We do not currently support this with the Joulescope UI installer. However, you could install 0.9.2 and then run 0.9.3 from Python directly. You can find the instructions for running from python here.

Hi @mliberty, I just came back from my holidays. I will see if I can try your suggestions soon.
I will let you know the results, as soon as I have them.
best regards

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Hi @mliberty, now I tried all things related to that point.

First the Export of the data with JouleScope_UI 0_9_3 did not work. Even with looking to the Task Manager and waiting after every step that the CPU load is decreased again, the Export Data is not doing anything finally.

more Detailed first way tried:

  • start JouleScope_UI
  • load the file 46GB measurement at 10kHz about 315000 seconds -> wait 2 min until the CPU load decrease: (the Ram usage drops at the End suddenly about 3GB) the current and Voltage curve in the oscilloscope are still only rough. Longer waiting change nothing.
  • export all data directly -> after 2min the cpu load decrease again -> then nothing. No open file choosing/saving window)

more Detailed second way tried:

  • start JouleScope_UI
  • load the file 46GB measurement at 10kHz about 315000 seconds -> wait 2 min until the CPU load decrease: (the Ram usage drops at the End suddenly about 3GB) the current and Voltage curve in the oscilloscope are still only rough. Longer waiting change nothing.
  • select dual marker -> wait until CPU load decrease after 10 seconds.
  • move the first marker to the start -> wait until CPU load decrease after 10 seconds.
  • move the second marker to the end -> wait until CPU load decrease after 2 minutes.
  • export data on second marker at the end -> wait until CPU load decrease after 1 minutes. -> then nothing. No open file choosing/saving window)

To be sure that’s not me, I tried a small old measurement also, there all works fine.

Yes I can run python. 3.9.1 is install currently

Second the way of running two versions of JouleScope_UI, one by install (0.9.2) and one by python (0.9.3) did work, but is very inconvenient. May there is a better solution in future.

In total if there is a python script for converting the measurement from 0.9.2 format to 0.9.3 format (or only the down sample storage inside) that would also be good.

best regards

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Hi @ps_Water!

If I understand correctly, you want to open a10 kHz downsampled JLS file recorded with 0.9.2 or earlier. The changes in 0.9.3 fixed the 10 kHz downsampled JLS recording, but 0.9.3 did nothing to improve the loading of files recorded with 0.9.2 or earlier.

I created a new script that reads a JLS file and writes it to a new JLS file in the latest format. See jls_recode.py. You run it like this:

python jls_recode.py [infile.jls] [outfile.jls]

You will need to install pyjoulescope. For directions, see the docs.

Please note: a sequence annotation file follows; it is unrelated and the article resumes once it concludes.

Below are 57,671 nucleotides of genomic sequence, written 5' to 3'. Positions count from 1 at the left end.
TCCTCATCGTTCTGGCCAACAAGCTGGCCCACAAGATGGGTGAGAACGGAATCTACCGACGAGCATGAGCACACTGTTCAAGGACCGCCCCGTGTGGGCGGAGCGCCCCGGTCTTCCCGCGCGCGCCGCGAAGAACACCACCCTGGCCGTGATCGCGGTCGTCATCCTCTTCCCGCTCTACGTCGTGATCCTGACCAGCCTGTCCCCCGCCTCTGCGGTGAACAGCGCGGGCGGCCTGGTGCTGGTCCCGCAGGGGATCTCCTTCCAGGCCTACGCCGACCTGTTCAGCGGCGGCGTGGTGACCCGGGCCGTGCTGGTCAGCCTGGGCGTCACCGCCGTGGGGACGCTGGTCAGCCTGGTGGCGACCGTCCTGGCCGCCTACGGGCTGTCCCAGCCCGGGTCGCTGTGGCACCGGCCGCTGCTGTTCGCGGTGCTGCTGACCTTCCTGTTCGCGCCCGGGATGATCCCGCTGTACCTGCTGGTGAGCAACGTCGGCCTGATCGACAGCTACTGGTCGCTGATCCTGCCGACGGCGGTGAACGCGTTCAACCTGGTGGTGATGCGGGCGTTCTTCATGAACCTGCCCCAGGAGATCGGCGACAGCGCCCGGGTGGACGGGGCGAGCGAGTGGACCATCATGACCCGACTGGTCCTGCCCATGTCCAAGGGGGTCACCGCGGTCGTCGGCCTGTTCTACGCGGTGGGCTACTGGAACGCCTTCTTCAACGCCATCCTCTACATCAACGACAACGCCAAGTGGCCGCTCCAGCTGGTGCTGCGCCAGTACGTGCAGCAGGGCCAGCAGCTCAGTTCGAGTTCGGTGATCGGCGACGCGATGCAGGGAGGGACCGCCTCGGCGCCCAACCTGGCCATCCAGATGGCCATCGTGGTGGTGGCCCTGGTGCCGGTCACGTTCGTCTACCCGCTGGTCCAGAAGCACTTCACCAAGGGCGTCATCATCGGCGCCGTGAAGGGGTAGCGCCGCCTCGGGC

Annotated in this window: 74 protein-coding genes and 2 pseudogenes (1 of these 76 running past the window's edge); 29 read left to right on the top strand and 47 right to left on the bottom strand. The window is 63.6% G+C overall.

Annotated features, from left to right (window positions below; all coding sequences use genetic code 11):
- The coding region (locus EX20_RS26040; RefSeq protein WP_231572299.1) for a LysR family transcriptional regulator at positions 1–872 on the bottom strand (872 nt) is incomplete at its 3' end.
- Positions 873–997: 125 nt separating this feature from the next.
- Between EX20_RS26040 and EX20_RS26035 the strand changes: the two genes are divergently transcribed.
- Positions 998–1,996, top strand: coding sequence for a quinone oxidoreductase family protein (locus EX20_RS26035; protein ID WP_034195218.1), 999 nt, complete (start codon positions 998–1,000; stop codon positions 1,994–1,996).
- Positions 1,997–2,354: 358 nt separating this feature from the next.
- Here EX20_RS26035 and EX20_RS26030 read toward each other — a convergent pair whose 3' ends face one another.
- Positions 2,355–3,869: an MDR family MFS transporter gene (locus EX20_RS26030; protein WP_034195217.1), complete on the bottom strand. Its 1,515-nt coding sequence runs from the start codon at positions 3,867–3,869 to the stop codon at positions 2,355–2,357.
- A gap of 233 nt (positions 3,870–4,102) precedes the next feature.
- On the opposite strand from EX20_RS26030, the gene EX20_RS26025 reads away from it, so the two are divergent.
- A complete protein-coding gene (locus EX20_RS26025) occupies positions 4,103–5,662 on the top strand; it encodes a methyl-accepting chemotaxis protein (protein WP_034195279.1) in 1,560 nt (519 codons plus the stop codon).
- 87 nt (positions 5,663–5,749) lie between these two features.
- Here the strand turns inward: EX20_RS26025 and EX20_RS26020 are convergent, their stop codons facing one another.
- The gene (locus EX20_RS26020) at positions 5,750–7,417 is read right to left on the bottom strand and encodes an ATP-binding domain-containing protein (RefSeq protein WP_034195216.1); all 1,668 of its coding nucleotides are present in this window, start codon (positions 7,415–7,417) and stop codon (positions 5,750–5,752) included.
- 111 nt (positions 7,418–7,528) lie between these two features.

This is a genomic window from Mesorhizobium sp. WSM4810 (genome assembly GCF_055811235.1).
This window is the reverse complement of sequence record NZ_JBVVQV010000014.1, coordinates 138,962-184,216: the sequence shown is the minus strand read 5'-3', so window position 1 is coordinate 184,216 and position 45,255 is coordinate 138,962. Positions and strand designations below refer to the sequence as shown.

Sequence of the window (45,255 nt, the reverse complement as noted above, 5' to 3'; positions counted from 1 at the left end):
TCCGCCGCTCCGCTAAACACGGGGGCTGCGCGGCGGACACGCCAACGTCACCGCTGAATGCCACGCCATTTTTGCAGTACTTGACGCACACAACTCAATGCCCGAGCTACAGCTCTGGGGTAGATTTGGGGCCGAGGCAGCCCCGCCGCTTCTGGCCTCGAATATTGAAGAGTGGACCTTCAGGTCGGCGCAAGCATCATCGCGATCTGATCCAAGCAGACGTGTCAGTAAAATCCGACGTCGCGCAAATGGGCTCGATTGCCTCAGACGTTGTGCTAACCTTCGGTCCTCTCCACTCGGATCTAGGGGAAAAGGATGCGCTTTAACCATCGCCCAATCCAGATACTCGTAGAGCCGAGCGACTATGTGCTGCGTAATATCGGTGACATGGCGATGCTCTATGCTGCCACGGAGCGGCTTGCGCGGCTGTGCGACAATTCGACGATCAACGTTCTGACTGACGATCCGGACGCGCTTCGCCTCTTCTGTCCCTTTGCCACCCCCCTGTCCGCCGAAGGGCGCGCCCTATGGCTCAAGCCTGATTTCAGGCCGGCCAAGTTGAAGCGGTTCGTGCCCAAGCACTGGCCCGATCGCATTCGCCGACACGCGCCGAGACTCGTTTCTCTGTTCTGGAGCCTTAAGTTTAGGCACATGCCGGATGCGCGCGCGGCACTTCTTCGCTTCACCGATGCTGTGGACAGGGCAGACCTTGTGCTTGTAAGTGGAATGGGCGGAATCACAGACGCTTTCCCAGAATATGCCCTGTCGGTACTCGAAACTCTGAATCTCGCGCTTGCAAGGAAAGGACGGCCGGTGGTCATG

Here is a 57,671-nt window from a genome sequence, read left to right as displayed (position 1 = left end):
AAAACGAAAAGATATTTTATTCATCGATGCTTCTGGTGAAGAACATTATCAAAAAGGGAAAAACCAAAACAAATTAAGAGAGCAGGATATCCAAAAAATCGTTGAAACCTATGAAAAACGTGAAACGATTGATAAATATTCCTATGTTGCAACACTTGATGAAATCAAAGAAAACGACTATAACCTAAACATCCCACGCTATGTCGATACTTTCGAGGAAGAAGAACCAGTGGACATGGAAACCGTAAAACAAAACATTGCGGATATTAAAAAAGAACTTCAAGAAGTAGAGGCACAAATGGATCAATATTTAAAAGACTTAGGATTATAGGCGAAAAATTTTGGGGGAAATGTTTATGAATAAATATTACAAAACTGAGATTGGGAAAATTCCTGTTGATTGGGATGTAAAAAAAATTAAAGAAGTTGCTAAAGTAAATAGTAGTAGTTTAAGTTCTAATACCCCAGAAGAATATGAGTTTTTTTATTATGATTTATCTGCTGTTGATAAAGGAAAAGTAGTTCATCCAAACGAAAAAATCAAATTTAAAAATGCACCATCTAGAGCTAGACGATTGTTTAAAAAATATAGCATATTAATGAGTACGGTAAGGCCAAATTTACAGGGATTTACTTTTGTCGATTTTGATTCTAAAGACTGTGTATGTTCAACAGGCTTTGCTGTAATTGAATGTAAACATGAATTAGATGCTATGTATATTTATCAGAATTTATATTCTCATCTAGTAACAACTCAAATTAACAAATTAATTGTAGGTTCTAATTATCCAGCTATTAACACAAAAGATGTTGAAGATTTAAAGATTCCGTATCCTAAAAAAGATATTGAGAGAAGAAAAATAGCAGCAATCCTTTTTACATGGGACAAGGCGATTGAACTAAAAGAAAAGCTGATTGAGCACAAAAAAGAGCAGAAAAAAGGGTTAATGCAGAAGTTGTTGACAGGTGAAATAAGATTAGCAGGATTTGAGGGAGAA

I did some basic testing on jls_recode.py, and it seems to work fine. I did not perform exhaustive testing. Unfortunately, I could not find my very long 0.9.2 10 kHz recording to really try it out.

Does this script work for you?

HI @mliberty,
I am not sure about the term “downsampled” but more or less that is what i intended to do.
When installing JS_UI 0.9.3 the first time, I soon noticed that large measurements taken with it are opened much faster again, as that was the case in 0.9.2. Also the zooming and so on is much faster. But when I tried open old measurement files taken with 0.9.2 in 0.9.3 it was even worse then handel them with 0.9.2 itself.
Back to the term “downsample”: I just set the sample rate in the setting to 10kHz, so for me that is the initial sample. I am still struggling with the “down” of “downsample”. Is the Joulescope still using the higher sample rate and only the data stored and shown is using the setting rate? (Never the less this is of topic.)

Back to the topic. The Phyton script works very well also with the big files. It take some time to recode them but then the handling in 0.9.3 is great. Also my biggest fill of aprox. 48GB reduced by 2GB.

So therefore this is perfect.
Thank you very much.

Hi @ps_Water

Great to hear things are working! I will mark my previous reply as the solution, but please post below with more questions or issues.


Your Joulescope JS110 always samples at 2,000,000 times per second (2 Msps). The JS110 forwards the raw sample data to the host computer. The host computer then applies the calibration and performs some processing to produce the real data in SI units. When you change the sampling_frequency you are actually inserting an additional processing step on the host computer that performs downsampling. The software applies a digital filter to prevent aliasing, then discards samples to reduce the frequency.

An interesting side-effect is the JLS file. In full 2 Msps mode, the JLS file stores the raw samples. When you load the file, the software converts these raw samples into SI units, just like when they come from the physical instrument.

We can no longer do this in the downsampled mode as things like the current range have already been applied. Instead, they are stored as float32 values. So, the data format stored in the JLS file changes when you select downsampling.

You can see this effect in the data bandwidth required for each downsampling ratio.